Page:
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Insituform of North America Inc. (#89) knows exactly what it wants from its board of directors. The company, which repairs sewers without tearing up streets, isn't interested in the usual ragtag collection of pushy venture capitalists, nervous bankers, and loyal friends. That's why it pursued and elected Alfred DelBello last summer.

Alfred who? Now president of Signal Environmental Systems Inc., in Hampton, N.H., DelBello just happens to have been lieutenant governor of New York, perhaps the capital of leaky sewers. Can DelBello get some business just by picking up the phone? "He's a brilliant salesman," notes vice-chairman Robert Leopold. So too William Ruckelshaus. The former administrator of the Environmental Protection Agency is another recent addition to the board. No doubt it's a coincidence that the company has applied for EPA approval to use its technique on water pipes.

These moves, long a practice of much bigger companies, may help Insituform grab much more of the sewer-repair market. The underground economy is bubbling. In the next five years, midsize and large cities will spend about $90 billion fixing water and sewer pipes, according to a Coopers & Lybrand survey. And it's a tough market to crack, especially with new technology. "In municipalities, there are lots of entrenched relationships," says Leopold. "Civil bureaucrats don't have any incentive to stick their necks out." Another company that earlier tried to market the same technology went bankrupt twice, and Insituform was drained of over $800,000 during its first two years.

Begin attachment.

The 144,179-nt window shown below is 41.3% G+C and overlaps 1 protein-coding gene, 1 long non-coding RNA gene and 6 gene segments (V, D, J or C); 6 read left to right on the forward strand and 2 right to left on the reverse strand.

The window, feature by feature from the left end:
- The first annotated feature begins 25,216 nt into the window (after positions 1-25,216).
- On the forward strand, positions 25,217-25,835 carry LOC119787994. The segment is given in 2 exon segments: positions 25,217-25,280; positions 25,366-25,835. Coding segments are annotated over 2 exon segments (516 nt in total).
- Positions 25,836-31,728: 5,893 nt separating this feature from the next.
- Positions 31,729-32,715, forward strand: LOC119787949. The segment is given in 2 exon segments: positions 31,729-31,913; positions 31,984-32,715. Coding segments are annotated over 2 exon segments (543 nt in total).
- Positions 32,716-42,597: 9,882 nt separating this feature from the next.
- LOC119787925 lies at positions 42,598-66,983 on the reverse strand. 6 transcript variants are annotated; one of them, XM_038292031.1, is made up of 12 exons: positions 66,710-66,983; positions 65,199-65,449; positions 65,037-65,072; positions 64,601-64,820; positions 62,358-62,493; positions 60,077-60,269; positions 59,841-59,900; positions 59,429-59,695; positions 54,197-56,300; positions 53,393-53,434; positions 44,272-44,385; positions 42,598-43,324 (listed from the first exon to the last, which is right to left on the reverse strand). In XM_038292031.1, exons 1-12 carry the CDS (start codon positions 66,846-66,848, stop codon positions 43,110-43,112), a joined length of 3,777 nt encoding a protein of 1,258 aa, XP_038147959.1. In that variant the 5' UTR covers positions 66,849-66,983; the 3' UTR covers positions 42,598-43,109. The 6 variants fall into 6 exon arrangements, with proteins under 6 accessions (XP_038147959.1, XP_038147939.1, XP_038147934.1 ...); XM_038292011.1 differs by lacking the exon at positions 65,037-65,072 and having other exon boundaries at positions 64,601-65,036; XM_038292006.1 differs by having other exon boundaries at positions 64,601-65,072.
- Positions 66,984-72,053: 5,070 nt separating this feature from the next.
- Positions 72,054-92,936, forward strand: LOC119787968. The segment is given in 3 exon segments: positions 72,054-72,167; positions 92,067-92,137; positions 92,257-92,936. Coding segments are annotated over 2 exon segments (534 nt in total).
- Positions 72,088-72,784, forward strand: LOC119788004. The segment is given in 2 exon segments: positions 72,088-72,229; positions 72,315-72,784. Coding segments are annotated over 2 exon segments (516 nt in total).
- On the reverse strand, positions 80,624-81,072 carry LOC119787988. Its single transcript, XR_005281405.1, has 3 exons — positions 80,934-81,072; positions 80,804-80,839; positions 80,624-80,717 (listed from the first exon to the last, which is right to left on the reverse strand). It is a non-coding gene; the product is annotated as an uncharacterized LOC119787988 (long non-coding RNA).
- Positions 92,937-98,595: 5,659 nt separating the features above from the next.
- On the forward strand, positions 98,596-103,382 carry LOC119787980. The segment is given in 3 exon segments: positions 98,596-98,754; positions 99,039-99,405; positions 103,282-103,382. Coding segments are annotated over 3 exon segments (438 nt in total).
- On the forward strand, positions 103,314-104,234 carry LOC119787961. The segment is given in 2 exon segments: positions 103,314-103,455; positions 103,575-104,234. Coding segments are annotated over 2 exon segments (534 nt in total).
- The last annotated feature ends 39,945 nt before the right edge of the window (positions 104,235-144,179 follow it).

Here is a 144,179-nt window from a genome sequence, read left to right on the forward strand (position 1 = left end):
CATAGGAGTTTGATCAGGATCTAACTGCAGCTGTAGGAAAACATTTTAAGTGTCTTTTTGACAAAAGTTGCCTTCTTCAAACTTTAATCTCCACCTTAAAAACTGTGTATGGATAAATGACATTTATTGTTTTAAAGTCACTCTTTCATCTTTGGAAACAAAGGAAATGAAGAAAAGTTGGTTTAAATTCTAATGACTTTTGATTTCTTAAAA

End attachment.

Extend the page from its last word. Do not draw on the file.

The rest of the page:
Insituform's process, licensed from abroad, enables workers to repair sewers from the inside. A specially coated flexible tube, which is inserted through manholes, hardens to create a pipe within a pipe.Insituform's 13 sublicensees pay an 8% royalty fee. "Since you don't dig, you don't have the barricades, the traffic problems, and all the disruption," says Bennie Benjamin, deputy director of Detroit's Water & Sewage Department. Adds DelBello: "For a municipality, this is a godsend."

Last updated: May 1, 1986




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